Floaters And Flashers

Todd J Bragin, MD, FACS, PC

Ophthalmologist located in Lynbrook, NY

Once you see a floater in your vision, it’s almost impossible not to see it for a few moments as it bobs around your field of vision. Though most people experience a floater or a flasher occasionally, if you see them frequently or have many of them at the same time, it could be a sign of a severe eye condition. Schedule an appointment with Todd Bragin, MD, a board-certified ophthalmologist practicing in Lynbrook, New York, if you’re concerned about floaters or flashers. Call his practice, or book online today.

Floaters and Flashers Q & A

What are floaters and flashers?

Maybe you rubbed your eyes too vigorously, and you saw a flash of light. Or, perhaps after hours of staring at your computer screen at work, a grey speck or web floats across your vision.

Floaters and flashers are common eye phenomena that are usually harmless, but can also be a warning sign of a more serious eye condition.

Floaters are tiny clumps of cells that form in the vitreous gel inside your eye. Though the floater might look like it’s in front of your eye, what you’re actually seeing is the shadow created as the floater blocks light on your retina. You may notice more floaters as you age, and your vitreous naturally thickens and shrinks.

Flashers might appear as streaks or starbursts in your vision. They’re often due to your vitreous fluid pushing or pulling on your retina.

When are floaters or flashers a problem?

Everyone has a floater or a flasher from time to time. However, if you suddenly see a shower of floaters or if you start to have frequent flashers, you should schedule an appointment with Dr. Bragin right away as it could be a sign of a torn or detached retina, which could lead to blindness.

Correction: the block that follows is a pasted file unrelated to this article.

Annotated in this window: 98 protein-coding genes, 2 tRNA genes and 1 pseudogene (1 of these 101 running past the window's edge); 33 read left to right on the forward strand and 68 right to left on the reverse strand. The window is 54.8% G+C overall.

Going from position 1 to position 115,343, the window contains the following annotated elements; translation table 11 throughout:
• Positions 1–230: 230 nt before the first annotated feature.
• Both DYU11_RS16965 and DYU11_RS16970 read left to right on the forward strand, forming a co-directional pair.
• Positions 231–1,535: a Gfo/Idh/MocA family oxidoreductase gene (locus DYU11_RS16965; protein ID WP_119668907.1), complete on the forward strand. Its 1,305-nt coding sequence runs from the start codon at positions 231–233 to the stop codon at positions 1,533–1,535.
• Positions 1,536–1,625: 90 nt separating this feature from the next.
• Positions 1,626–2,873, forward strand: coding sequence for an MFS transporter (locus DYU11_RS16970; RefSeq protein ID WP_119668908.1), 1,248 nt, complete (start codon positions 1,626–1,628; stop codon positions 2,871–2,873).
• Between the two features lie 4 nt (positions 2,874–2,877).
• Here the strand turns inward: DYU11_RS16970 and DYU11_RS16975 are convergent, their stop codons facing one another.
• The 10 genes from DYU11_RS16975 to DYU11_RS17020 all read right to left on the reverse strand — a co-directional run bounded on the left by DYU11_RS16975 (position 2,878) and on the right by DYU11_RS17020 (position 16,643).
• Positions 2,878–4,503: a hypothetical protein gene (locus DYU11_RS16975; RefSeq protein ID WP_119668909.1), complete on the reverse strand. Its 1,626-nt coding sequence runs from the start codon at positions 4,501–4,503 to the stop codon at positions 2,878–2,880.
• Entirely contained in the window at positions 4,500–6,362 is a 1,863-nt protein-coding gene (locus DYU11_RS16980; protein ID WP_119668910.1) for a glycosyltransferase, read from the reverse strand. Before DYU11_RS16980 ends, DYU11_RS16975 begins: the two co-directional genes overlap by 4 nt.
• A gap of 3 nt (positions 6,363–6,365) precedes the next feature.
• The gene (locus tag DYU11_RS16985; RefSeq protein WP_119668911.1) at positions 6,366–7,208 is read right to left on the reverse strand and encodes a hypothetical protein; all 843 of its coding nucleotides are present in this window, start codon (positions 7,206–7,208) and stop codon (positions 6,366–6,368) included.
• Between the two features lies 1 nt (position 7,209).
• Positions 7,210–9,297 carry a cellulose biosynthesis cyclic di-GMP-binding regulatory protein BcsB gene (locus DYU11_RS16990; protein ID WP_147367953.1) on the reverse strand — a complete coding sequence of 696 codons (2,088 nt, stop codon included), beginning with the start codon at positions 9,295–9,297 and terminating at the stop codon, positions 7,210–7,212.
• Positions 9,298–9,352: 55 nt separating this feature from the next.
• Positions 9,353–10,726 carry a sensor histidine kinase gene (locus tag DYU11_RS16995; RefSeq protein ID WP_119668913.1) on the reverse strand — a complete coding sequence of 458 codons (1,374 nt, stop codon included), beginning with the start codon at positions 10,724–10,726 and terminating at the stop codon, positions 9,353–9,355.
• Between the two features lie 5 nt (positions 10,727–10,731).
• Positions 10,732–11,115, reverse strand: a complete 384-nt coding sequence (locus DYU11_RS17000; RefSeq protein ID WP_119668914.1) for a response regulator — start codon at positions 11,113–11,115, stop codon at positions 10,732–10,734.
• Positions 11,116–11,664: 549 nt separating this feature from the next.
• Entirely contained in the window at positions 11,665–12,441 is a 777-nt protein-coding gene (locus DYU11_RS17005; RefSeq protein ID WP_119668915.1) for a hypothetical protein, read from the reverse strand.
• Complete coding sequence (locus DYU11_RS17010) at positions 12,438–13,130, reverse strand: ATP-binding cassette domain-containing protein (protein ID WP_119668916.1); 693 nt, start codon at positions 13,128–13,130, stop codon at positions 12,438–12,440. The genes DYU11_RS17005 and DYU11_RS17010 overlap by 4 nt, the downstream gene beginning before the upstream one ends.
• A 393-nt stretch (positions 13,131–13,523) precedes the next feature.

What causes floaters and flashers?

Both floaters and flashers are linked to age-related changes in your eye, and it’s normal to notice more of them as you age. However, a variety of eye health problems can cause an increase in floaters and flashers.

For example, floaters and flashers are also caused by:

  • A torn retina
  • Inflammation in your eye
  • Bleeding in your eye

Your risk of developing floaters and flashers increases as you age. Also, if you are nearsighted, have diabetes, or have a history of eye trauma or surgery, you’re more likely to experience floaters or flashers.

How are floaters and flashers treated?

Dr. Bragin provides a comprehensive exam to identify the cause of your floaters and flashers and determine how serious your condition is before recommending customized treatment. Depending on your specific situation, Dr. Bragin may suggest laser treatments to either break up the floaters or repair your retina.

If you’re concerned about floaters and flashers, call Dr. Bragin, or make an appointment online today.